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The probabilistic selection task assesses whether participants learn better from positive or negative reinforcement. The subject is instructed to choose between abstract stimuli via key press. The task is composed of two phases. During the first phase, subjects learn to associate 6 abstract visual stimuli with different reward probabilities (e.g., stim 1= 80%, stim 2 = 70%, stim 3= 60%, stim 4= 40%, stim 5 = 30%, stim 6= 20%). In phase 1, the various stimuli are always presented in pairs, where the sum of the two reward probabilities associated with each stimuli equal 100%. For example, stim 1 will always be paired with stim 6 (80%+20%=100%). Subjects eventually learn that for each pair, choosing one stimuli over the other results in more reward (80%>20%). The subject is tested on this association in phase two. During phase two, the subject must decide between novel combinations of stimuli. Each stimuli is presented with the remaining four stimuli that it was not paired with in phase 1. For example, stim1 (80%) can be paired with either stim2(70%), stim3(60%), stim4(40%), or stim5(30%), but not with itself or with the stimuli it was associated with during phase 1, stim6 (20%). Subjects are instructed to win as many points as possible. There is no feedback given during the second phase.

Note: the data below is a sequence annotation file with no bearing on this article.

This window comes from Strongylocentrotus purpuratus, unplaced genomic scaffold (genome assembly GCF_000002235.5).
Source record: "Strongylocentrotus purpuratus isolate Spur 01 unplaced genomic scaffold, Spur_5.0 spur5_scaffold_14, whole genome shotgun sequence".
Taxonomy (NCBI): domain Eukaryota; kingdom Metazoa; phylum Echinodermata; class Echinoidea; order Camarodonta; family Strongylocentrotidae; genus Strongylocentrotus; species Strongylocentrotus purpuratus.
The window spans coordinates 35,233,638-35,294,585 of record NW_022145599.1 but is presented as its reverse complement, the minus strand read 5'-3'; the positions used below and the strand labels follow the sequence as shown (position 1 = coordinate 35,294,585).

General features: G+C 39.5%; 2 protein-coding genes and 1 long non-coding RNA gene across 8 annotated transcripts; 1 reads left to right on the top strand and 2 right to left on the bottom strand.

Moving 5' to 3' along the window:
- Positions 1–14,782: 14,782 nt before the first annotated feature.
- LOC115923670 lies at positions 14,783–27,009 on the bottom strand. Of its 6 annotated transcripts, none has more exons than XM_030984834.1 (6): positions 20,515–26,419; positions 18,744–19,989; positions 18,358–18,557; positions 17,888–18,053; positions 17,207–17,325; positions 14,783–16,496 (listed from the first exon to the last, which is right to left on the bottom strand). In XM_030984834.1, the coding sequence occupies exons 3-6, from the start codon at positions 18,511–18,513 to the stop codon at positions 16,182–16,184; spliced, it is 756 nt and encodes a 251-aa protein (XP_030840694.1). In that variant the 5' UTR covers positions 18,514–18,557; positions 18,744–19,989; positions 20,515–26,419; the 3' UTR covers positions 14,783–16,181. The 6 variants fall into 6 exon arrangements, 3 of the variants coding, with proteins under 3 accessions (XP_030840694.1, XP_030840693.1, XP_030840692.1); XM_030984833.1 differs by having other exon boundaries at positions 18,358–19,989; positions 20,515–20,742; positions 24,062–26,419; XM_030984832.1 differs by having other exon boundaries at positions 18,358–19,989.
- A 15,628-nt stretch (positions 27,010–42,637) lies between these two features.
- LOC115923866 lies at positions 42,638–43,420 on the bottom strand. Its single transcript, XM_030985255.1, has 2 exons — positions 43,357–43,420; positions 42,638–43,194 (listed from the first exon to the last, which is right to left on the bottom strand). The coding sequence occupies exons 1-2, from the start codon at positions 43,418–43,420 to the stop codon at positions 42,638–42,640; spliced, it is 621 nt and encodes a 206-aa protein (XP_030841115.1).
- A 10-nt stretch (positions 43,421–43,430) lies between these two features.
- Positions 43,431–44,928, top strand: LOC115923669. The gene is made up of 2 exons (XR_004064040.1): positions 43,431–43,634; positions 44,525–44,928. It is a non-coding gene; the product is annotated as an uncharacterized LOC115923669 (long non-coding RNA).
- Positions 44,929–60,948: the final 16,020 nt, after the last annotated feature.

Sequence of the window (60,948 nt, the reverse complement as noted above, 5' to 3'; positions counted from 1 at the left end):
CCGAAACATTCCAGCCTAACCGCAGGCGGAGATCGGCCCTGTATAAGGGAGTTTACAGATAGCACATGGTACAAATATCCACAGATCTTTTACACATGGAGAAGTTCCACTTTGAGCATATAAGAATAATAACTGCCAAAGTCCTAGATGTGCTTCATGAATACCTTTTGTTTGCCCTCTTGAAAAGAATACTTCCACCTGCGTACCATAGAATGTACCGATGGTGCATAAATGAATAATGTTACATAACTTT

Definition contributed by Anonymous
Probabilistic Selection Task has been asserted to measure the following CONCEPTS
as measured by the contrast:

Phenotypes associated with Probabilistic Selection Task


No associations have been added.


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IMPLEMENTATIONS of Probabilistic Selection Task
No implementations have been added.
EXTERNAL DATASETS for Probabilistic Selection Task
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Experimental conditions are the subsets of an experiment that define the relevant experimental manipulation.


In the Cognitive Atlas, we define a contrast as any function over experimental conditions. The simplest contrast is the indicator value for a specific condition; more complex contrasts include linear or nonlinear functions of the indicator across different experimental conditions.


No indicators have yet been associated.

An indicator is a specific quantitative or qualitative variable that is recorded for analysis. These may include behavioral variables (such as response time, accuracy, or other measures of performance) or physiological variables (including genetics, psychophysiology, or brain imaging data).